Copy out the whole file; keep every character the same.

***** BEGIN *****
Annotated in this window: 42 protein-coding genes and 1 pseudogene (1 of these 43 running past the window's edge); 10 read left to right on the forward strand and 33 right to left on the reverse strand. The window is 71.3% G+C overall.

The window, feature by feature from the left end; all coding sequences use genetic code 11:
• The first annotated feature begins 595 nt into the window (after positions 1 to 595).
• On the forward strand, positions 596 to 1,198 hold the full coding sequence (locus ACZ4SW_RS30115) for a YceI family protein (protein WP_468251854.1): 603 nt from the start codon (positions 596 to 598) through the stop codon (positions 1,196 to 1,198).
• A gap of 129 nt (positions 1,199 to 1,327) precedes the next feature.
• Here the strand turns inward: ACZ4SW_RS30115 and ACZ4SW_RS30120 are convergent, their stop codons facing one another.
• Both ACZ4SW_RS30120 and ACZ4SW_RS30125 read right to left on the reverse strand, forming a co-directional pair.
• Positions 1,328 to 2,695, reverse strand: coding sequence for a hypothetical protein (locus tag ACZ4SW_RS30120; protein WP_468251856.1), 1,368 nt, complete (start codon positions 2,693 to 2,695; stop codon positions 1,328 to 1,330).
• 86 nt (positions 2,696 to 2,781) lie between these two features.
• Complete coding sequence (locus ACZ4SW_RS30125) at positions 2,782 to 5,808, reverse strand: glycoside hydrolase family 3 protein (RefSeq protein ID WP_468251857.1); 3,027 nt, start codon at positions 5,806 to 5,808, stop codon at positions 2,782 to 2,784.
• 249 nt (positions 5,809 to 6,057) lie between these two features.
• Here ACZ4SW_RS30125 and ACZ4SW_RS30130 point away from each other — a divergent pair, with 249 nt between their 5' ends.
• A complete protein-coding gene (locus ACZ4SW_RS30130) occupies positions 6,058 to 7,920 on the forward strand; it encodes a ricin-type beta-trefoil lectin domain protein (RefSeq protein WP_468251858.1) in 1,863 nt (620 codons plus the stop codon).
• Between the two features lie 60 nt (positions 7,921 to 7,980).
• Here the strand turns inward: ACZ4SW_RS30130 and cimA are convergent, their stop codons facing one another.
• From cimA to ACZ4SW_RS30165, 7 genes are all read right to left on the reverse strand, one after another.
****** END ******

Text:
Annotated in this window: 42 protein-coding genes and 1 pseudogene (1 of these 43 running past the window's edge); 10 read left to right on the forward strand and 33 right to left on the reverse strand. The window is 71.3% G+C overall.

The window, feature by feature from the left end; all coding sequences use genetic code 11:
• The first annotated feature begins 595 nt into the window (after positions 1 to 595).
• On the forward strand, positions 596 to 1,198 hold the full coding sequence (locus ACZ4SW_RS30115) for a YceI family protein (protein WP_468251854.1): 603 nt from the start codon (positions 596 to 598) through the stop codon (positions 1,196 to 1,198).
• A gap of 129 nt (positions 1,199 to 1,327) precedes the next feature.
• Here the strand turns inward: ACZ4SW_RS30115 and ACZ4SW_RS30120 are convergent, their stop codons facing one another.
• Both ACZ4SW_RS30120 and ACZ4SW_RS30125 read right to left on the reverse strand, forming a co-directional pair.
• Positions 1,328 to 2,695, reverse strand: coding sequence for a hypothetical protein (locus tag ACZ4SW_RS30120; protein WP_468251856.1), 1,368 nt, complete (start codon positions 2,693 to 2,695; stop codon positions 1,328 to 1,330).
• 86 nt (positions 2,696 to 2,781) lie between these two features.
• Complete coding sequence (locus ACZ4SW_RS30125) at positions 2,782 to 5,808, reverse strand: glycoside hydrolase family 3 protein (RefSeq protein ID WP_468251857.1); 3,027 nt, start codon at positions 5,806 to 5,808, stop codon at positions 2,782 to 2,784.
• 249 nt (positions 5,809 to 6,057) lie between these two features.
• Here ACZ4SW_RS30125 and ACZ4SW_RS30130 point away from each other — a divergent pair, with 249 nt between their 5' ends.
• A complete protein-coding gene (locus ACZ4SW_RS30130) occupies positions 6,058 to 7,920 on the forward strand; it encodes a ricin-type beta-trefoil lectin domain protein (RefSeq protein WP_468251858.1) in 1,863 nt (620 codons plus the stop codon).
• Between the two features lie 60 nt (positions 7,921 to 7,980).
• Here the strand turns inward: ACZ4SW_RS30130 and cimA are convergent, their stop codons facing one another.
• From cimA to ACZ4SW_RS30165, 7 genes are all read right to left on the reverse strand, one after another.